Before he became MF DOOM, the legendary limerick-style spitting super-villain emcee with various aliases, there was Daniel Dumile. Born in London and raised in Long Beach, he made his first splash in hip-hop as Zen Love X in the group KMD (Kausing Much Damage). They found moderate success and MTV airplay with tracks such as “Who Got Me” and “Peachfuzz”.
However, the trio’s success was shortlived: DJ Subroc – Love X’s brother and KMD partner – was killed in a car accident on the Long Beach Expressway while recording their upcoming album Black Bastards. After the project got shelved due to the cover’s incendiary artwork and perceived racially-charged lyrics, the group was dropped by Elecktra Records the same week and eventually disbanded.
Many speculate that those events helped form the artist we currently know as DOOM. He took a four-year hiatus from music, living homeless on the streets of New York and freestyling at open-mic events incognito. He swore revenge against the industry that, in his own words, “had badly deformed him”. He returned to the scene in 1999 with Operation: Doomsday, a darkly comedic off-kilter album that holds up today as an underground hip-hop classic. Looking at a career revival, it was here that DOOM kickstarted his run as the most sui generis underground artist of his time.
Tallying over 20 albums in the following two decades, DOOM remained deeply rooted in enigma in an era fascinated with money, bling and extravagance. He never revealed his face and frequently switched back and forth between aliases. He was King Geedorah, the three-headed nemesis of Godzilla; the next, he was the stick-up kid Viktor Vaughn. On his instrumental tapes, he went by Metal Fingers. This evasive strategy reached its climax in 2003, when he released three critically acclaimed albums under three different pseudonyms: Madvillainy, King Geedorah, and Viktor Vaughn. The former, Madvilliany, currently stands as one of the greatest hip-hop records ever.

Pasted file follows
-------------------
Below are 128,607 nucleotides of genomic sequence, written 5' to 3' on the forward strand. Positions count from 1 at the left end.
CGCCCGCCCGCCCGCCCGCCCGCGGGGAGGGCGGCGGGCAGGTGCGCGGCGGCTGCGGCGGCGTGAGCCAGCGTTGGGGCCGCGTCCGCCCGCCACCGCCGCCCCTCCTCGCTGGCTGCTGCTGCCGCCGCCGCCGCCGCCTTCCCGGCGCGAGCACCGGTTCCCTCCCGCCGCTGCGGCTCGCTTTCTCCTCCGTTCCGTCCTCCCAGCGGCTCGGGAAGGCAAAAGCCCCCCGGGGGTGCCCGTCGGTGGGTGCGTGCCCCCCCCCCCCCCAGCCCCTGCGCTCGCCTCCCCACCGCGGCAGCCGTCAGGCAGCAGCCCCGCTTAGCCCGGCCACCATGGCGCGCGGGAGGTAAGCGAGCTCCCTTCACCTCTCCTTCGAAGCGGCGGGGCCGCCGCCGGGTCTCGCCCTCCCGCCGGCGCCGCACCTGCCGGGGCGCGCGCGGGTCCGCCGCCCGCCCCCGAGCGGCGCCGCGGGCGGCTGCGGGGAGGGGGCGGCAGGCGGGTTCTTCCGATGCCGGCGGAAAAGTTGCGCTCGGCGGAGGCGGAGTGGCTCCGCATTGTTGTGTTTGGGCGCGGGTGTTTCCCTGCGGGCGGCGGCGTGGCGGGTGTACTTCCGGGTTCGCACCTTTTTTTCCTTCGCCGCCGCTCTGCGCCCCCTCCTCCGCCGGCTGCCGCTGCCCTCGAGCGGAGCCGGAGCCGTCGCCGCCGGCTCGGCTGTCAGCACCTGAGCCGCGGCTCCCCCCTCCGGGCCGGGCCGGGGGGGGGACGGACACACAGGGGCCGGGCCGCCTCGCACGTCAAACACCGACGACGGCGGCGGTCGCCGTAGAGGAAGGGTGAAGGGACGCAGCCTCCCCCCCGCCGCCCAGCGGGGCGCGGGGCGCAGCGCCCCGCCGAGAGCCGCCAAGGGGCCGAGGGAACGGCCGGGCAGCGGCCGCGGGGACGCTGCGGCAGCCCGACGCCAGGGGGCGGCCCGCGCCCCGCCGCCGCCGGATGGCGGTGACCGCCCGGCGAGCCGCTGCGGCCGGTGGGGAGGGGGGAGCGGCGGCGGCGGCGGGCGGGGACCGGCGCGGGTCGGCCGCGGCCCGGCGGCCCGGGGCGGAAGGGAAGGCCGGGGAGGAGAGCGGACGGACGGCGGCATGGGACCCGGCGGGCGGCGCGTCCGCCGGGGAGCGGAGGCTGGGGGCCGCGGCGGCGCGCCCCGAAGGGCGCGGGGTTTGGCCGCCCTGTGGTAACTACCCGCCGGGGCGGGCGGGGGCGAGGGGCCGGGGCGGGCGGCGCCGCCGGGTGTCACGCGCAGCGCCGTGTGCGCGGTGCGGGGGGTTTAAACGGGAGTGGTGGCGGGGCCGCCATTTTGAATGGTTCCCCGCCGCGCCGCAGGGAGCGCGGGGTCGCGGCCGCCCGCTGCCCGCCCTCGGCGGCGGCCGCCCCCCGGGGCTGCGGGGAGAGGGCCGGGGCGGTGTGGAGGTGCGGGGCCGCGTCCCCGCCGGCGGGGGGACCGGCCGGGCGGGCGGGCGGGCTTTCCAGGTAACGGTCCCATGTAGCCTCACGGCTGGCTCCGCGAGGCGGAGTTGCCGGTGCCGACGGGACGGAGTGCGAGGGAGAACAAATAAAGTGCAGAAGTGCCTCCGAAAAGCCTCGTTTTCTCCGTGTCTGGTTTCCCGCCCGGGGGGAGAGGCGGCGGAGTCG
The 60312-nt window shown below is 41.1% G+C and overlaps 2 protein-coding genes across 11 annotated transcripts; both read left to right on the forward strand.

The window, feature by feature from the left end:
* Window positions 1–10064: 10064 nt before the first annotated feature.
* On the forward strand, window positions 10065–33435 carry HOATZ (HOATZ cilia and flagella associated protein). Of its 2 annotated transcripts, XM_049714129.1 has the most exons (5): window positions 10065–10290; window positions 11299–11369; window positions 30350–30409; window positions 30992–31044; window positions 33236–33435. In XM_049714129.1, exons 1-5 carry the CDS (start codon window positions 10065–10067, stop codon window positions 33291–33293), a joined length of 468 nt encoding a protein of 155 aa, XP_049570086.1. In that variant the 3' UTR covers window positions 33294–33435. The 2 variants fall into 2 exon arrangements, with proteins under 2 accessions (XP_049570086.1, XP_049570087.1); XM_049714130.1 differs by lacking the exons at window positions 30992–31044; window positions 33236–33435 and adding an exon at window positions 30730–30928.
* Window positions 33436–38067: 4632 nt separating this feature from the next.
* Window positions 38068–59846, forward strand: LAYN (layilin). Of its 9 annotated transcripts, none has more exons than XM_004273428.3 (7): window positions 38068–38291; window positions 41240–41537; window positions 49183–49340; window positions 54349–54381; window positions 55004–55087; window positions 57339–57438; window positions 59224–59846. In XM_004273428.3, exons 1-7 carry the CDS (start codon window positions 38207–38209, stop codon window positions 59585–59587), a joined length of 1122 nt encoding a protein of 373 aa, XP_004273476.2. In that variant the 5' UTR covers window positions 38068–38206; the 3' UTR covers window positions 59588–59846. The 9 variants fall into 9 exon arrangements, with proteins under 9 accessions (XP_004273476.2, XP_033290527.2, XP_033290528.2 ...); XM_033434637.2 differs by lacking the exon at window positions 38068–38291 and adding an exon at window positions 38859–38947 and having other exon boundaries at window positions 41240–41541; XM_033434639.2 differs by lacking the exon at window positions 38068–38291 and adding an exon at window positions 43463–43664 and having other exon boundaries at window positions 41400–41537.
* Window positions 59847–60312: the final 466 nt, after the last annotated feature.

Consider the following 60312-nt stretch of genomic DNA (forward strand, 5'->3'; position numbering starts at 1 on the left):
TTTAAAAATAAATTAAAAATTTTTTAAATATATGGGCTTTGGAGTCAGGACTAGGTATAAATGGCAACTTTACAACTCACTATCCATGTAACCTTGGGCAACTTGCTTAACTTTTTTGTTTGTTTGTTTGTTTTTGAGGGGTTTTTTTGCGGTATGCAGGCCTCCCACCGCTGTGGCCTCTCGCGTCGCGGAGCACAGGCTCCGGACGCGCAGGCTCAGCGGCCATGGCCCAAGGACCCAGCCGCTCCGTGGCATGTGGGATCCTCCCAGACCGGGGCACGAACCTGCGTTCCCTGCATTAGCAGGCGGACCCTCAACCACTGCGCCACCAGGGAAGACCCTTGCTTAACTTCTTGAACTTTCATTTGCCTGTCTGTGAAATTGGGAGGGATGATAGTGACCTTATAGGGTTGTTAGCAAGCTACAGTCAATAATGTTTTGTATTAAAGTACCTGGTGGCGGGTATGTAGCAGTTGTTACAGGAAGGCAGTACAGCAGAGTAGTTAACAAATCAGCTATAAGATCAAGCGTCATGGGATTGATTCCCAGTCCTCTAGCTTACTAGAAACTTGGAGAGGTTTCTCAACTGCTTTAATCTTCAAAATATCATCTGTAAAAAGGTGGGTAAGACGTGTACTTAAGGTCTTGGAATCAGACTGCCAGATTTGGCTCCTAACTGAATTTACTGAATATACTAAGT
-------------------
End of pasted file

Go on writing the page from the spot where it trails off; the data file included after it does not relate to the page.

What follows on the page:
What makes DOOM so great on and off the mic is his willingness to do whatever he wanted. He shared an open resentment towards industry constructs which stripped artists of any humanistic qualities. He stuck his middle finger up at a genre predicated around image and garnering money instead of the love of the art. He believed it didn’t matter what you looked like because the music spoke for itself. Hence, anybody can be the face behind the mask. DOOM pushed this ideology often, as he’s known for sending imposters to his live shows.
Stylistically, DOOM’s influence has had a resurgence as of late. His impact has trickled down from the legends to the game’s newcomers (Joey Bada$$, Earl Sweatshirt). Admittedly, His monotonous flow is an acquired taste and it goes against the recommended polish of popular rap. But when you break down his lyrics, his uniqueness coupled with extreme internal rhymes and laugh-out-loud humor is undeniable. Just look at Yasiin Bey (aka Mos Def) joyously rapping a few MF DOOM lines during The Ecstatic recording sessions back in 2009:
Below, I’ve included a few of my favorite MF DOOM songs. Take a listen, and mask up one time in honor of one of the greats. #ALLHAILMFDOOM